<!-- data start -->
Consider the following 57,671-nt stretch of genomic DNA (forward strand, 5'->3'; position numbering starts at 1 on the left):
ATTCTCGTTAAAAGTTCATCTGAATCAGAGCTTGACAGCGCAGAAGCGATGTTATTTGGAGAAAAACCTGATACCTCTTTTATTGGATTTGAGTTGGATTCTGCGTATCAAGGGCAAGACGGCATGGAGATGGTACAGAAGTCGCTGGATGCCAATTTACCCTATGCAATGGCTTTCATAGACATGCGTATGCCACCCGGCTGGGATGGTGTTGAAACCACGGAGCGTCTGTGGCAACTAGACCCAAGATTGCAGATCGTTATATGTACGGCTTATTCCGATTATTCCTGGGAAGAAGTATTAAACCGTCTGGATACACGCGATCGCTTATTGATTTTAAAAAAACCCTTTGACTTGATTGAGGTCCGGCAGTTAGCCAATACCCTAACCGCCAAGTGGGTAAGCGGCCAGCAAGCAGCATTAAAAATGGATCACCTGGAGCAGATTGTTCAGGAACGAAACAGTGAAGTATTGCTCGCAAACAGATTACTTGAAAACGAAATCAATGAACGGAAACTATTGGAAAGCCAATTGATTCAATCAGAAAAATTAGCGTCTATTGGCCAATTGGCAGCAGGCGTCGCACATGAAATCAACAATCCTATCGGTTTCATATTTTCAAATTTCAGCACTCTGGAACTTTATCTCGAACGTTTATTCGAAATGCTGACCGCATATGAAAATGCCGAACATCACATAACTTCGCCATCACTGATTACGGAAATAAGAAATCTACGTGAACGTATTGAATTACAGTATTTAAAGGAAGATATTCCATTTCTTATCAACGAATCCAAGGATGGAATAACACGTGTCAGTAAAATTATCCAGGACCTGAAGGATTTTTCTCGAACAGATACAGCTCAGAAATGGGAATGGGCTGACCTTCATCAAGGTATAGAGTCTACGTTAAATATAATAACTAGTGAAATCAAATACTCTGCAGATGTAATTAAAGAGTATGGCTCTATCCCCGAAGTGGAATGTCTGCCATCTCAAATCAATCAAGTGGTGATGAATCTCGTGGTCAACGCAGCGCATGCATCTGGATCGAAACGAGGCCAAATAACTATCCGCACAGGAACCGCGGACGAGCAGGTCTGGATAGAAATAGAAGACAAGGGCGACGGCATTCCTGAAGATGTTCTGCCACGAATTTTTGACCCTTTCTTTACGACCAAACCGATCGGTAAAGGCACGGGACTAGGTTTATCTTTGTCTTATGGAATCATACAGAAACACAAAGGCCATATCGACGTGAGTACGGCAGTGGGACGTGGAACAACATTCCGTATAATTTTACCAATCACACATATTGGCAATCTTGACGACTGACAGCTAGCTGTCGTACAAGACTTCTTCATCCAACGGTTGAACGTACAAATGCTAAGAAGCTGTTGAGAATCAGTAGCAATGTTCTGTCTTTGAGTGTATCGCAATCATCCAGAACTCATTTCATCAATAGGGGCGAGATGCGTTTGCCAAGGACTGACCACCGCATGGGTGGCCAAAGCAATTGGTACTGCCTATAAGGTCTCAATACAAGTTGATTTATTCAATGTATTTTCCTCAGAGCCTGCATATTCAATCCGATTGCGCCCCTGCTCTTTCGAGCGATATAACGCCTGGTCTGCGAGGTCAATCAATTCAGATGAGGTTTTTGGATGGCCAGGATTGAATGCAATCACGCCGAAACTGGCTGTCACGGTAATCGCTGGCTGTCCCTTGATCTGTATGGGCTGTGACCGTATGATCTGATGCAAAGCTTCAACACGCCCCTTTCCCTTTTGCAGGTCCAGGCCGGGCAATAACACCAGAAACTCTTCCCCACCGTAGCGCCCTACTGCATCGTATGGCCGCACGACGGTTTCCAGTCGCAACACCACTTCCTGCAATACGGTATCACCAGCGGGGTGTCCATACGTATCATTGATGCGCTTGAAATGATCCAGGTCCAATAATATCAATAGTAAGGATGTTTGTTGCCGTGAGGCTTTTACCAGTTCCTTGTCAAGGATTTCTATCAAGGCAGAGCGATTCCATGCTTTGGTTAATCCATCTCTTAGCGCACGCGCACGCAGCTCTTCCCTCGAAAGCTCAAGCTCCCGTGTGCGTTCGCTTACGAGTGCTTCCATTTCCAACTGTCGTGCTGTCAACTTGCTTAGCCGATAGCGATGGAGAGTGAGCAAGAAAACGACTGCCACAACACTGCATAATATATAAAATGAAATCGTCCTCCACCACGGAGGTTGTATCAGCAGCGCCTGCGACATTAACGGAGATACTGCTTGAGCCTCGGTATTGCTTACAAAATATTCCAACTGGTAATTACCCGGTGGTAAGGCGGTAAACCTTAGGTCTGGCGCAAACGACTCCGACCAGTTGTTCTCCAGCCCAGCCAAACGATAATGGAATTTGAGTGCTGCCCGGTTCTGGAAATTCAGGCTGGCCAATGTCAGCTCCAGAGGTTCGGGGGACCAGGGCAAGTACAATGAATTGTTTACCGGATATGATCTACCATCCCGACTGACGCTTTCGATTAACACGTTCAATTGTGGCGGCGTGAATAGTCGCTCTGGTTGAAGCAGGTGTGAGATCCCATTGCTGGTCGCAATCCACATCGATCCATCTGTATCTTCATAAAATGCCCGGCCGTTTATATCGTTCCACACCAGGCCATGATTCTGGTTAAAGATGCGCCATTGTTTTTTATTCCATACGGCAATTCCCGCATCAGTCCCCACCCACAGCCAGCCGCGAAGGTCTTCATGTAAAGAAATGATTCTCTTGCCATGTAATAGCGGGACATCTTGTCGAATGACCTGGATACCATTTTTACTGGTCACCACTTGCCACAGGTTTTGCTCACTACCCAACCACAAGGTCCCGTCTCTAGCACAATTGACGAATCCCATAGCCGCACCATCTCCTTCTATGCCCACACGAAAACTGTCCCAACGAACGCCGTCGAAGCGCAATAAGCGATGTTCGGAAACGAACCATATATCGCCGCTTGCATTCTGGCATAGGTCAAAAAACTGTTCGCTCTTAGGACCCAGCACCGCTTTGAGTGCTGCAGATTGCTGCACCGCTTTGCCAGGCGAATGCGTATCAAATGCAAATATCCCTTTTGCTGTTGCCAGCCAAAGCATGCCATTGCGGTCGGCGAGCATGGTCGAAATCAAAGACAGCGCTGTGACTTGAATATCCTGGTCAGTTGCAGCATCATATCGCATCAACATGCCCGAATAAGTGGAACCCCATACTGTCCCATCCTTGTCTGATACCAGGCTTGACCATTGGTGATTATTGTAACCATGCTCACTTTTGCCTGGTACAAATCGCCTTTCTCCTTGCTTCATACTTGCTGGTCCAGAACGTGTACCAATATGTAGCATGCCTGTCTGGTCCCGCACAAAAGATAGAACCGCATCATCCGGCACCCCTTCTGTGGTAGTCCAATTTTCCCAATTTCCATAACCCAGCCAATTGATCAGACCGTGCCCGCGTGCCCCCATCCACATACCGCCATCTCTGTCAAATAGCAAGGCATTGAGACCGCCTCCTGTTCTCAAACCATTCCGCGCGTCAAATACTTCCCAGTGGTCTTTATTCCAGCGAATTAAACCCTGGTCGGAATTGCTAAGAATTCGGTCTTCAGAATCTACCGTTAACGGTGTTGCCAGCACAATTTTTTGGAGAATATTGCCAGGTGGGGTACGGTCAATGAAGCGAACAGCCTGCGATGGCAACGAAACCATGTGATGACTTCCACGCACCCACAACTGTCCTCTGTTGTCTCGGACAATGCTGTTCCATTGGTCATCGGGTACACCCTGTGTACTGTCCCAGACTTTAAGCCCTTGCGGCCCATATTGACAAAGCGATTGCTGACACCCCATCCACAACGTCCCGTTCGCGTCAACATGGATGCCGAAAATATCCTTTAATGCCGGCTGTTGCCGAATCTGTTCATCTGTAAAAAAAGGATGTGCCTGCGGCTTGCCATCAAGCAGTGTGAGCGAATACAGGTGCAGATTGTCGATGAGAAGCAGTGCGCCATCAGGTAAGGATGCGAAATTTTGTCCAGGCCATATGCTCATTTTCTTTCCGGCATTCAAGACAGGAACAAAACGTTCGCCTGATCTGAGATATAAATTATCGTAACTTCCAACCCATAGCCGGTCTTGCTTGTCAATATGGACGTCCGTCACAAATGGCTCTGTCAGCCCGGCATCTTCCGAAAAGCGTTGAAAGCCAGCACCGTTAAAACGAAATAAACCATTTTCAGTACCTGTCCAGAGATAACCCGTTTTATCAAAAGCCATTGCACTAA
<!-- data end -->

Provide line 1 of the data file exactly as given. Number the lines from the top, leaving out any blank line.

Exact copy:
Consider the following 57,671-nt stretch of genomic DNA (forward strand, 5'->3'; position numbering starts at 1 on the left):